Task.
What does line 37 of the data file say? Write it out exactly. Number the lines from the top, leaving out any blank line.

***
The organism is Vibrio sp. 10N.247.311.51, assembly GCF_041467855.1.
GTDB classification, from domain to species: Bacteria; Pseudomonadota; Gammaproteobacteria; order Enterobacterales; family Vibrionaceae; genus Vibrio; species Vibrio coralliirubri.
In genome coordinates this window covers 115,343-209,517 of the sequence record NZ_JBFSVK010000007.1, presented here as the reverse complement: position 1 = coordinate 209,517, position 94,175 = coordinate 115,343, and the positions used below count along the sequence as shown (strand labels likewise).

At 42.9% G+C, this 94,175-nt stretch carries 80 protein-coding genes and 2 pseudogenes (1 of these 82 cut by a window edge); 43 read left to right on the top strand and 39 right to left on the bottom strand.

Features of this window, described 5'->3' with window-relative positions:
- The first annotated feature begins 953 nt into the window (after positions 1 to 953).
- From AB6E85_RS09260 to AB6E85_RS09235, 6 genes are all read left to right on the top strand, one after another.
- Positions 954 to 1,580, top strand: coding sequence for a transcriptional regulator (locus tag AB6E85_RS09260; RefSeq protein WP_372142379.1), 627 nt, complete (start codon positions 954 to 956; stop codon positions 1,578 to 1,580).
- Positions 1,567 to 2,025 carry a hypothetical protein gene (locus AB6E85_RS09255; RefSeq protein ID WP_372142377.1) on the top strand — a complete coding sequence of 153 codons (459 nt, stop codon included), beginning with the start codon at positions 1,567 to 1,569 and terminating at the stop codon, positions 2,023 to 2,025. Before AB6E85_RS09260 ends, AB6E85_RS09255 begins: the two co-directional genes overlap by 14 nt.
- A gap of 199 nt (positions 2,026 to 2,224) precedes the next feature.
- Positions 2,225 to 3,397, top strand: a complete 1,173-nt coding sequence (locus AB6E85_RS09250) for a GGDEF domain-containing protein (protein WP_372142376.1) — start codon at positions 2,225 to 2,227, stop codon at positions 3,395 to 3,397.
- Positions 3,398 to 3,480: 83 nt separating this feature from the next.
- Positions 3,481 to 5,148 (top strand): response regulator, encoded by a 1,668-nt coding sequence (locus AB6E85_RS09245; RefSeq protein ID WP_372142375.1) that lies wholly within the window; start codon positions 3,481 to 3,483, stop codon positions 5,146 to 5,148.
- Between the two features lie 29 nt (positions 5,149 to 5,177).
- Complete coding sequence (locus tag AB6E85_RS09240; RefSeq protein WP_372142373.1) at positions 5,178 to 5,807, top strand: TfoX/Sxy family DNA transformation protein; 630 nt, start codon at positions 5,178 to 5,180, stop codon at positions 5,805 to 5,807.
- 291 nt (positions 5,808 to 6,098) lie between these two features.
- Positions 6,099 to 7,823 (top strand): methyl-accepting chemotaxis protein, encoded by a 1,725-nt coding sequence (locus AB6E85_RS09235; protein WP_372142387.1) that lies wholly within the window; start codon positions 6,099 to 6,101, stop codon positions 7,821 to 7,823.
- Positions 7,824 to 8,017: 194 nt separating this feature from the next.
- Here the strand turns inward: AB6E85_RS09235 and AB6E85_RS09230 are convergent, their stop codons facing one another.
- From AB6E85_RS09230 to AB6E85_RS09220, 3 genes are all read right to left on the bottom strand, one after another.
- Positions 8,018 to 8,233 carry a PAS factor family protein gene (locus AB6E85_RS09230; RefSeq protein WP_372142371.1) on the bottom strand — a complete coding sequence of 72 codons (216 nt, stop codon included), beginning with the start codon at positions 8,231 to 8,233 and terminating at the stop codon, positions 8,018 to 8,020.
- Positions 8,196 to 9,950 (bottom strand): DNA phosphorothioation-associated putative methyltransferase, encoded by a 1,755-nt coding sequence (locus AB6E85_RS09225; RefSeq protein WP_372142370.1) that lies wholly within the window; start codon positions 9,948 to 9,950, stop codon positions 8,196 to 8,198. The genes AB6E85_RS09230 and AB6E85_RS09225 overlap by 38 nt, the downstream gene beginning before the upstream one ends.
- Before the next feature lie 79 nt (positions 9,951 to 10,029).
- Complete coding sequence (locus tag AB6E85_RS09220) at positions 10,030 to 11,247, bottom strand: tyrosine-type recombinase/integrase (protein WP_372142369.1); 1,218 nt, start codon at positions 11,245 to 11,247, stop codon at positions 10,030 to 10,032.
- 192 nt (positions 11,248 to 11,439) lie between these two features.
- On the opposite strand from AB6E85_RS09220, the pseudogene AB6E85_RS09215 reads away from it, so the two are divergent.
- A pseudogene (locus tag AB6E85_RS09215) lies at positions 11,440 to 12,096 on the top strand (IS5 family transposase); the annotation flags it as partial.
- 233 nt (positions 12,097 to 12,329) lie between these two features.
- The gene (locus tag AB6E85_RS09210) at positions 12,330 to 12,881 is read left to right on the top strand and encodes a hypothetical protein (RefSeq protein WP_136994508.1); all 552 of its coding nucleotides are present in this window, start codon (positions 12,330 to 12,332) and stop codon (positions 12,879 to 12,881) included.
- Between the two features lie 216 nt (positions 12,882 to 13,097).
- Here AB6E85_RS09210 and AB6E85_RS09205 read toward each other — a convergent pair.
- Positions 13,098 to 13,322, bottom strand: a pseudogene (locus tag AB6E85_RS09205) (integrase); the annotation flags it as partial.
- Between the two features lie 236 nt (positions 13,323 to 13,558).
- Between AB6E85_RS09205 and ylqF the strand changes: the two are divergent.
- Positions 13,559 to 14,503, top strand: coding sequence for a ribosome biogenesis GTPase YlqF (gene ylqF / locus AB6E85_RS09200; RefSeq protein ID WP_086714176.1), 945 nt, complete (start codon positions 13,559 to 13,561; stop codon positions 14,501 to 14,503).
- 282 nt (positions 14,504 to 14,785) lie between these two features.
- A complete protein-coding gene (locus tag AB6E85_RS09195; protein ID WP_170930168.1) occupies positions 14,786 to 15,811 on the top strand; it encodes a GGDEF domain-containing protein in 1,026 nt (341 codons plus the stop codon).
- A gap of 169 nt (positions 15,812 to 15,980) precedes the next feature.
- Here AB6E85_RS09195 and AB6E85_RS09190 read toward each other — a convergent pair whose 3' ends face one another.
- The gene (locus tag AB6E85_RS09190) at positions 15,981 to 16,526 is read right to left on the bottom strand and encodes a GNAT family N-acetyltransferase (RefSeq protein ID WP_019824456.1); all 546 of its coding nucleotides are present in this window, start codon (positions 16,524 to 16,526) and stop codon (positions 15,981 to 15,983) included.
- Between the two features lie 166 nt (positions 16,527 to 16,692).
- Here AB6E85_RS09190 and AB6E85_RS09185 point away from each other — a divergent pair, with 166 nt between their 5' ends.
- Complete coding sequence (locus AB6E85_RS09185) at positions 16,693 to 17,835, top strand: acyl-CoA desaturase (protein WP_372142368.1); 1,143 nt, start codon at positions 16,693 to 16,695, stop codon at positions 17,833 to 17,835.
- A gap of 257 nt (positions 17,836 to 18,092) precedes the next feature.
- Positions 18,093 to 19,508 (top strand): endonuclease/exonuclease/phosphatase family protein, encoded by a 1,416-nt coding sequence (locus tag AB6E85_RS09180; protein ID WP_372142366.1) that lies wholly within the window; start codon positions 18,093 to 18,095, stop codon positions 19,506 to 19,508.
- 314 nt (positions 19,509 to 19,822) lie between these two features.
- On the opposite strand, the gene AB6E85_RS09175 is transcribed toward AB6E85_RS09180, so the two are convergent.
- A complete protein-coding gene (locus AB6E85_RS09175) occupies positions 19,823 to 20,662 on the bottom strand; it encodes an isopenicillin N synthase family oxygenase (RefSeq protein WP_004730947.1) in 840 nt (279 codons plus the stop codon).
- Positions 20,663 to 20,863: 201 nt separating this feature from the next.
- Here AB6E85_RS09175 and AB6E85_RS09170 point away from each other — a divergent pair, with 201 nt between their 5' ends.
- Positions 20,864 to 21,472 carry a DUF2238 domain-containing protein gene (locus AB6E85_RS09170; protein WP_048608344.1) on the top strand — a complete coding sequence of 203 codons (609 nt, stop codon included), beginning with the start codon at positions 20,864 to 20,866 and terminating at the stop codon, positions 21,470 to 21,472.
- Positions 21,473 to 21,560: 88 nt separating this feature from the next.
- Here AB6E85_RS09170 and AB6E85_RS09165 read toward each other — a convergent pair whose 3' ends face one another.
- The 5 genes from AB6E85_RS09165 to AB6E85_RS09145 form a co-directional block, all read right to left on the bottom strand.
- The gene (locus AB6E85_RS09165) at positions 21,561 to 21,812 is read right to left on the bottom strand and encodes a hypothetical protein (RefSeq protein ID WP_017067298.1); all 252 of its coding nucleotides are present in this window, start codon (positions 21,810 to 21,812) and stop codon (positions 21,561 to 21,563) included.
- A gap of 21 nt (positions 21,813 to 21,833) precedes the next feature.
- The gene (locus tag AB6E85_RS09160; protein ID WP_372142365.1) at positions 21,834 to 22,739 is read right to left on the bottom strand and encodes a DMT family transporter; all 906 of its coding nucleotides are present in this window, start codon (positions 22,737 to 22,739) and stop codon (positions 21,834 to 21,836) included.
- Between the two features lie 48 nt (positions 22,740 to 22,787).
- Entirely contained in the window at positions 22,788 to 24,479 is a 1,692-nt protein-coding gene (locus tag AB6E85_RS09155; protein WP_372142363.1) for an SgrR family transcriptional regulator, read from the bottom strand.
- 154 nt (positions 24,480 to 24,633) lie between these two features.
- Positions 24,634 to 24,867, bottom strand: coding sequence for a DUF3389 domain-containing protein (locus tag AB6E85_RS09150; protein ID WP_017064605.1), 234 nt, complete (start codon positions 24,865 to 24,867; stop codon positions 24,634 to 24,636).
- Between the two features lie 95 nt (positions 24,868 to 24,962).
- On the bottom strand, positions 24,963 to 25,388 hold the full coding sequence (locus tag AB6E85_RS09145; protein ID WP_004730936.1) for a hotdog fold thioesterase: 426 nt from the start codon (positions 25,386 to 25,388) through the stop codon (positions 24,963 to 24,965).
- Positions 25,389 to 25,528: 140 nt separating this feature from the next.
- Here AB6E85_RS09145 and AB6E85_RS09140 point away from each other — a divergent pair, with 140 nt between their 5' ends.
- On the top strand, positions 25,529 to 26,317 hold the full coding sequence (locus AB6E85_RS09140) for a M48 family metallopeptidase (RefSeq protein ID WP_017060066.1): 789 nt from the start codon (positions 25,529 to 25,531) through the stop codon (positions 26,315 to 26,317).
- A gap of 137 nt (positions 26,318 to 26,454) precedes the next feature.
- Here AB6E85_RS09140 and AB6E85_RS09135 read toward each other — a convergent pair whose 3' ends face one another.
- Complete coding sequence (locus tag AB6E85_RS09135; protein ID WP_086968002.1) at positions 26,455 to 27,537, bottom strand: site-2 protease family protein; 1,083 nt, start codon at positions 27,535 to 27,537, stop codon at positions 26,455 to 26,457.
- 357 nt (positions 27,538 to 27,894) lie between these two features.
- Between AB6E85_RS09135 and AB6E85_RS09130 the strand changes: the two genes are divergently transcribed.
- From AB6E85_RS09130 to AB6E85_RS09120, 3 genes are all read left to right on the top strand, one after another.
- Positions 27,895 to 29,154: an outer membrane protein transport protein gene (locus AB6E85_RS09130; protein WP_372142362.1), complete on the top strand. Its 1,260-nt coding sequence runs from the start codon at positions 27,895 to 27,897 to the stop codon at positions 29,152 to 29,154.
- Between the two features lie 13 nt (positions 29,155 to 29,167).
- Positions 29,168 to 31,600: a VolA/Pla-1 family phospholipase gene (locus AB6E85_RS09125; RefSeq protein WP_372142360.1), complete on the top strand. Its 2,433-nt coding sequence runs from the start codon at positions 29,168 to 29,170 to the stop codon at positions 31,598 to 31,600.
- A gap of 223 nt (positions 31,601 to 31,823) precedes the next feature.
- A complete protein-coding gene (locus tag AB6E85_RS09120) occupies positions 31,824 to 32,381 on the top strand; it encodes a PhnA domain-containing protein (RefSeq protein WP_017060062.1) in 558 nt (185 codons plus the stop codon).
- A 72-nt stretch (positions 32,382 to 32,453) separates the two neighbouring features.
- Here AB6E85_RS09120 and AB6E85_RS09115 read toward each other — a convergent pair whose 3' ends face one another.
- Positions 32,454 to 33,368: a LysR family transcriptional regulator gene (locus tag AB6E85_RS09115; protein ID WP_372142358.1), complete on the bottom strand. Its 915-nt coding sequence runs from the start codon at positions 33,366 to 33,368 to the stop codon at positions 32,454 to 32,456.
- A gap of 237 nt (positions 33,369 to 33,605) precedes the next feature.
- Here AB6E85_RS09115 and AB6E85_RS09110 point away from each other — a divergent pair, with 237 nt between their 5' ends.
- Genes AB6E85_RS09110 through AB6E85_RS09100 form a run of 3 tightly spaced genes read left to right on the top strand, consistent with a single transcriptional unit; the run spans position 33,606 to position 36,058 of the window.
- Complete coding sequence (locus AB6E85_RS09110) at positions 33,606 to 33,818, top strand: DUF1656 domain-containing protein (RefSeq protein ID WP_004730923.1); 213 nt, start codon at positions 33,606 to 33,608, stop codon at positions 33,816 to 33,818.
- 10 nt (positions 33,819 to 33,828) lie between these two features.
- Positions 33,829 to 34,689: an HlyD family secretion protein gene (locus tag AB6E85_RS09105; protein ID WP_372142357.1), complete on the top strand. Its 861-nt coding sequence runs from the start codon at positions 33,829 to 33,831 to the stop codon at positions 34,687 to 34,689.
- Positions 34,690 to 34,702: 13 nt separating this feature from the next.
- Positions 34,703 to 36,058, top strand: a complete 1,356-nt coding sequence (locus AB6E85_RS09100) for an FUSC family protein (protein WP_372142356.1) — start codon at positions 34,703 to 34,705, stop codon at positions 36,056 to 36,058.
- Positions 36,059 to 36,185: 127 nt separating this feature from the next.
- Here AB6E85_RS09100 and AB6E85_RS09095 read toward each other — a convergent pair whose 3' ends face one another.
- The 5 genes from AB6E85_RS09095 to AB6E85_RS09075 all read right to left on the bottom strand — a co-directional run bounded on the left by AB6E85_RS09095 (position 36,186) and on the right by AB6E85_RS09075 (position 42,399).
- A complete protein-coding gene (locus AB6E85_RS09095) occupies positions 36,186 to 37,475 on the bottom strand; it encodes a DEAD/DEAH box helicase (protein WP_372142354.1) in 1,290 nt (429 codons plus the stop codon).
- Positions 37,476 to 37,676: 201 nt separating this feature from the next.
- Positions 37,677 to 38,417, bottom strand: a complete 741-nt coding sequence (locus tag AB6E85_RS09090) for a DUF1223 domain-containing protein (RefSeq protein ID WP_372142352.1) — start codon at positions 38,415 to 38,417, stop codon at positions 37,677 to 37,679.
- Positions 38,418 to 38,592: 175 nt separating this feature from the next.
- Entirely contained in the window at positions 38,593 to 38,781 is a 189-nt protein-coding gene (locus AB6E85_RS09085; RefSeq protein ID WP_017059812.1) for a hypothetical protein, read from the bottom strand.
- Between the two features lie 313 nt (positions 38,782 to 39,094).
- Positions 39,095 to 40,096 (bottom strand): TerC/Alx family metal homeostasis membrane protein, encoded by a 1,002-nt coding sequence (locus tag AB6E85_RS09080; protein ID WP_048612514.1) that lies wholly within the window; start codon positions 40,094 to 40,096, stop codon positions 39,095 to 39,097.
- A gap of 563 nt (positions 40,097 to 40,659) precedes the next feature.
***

- A complete protein-coding gene (locus tag AB6E85_RS09195; protein ID WP_170930168.1) occupies positions 14,786 to 15,811 on the top strand; it encodes a GGDEF domain-containing protein in 1,026 nt (341 codons plus the stop codon).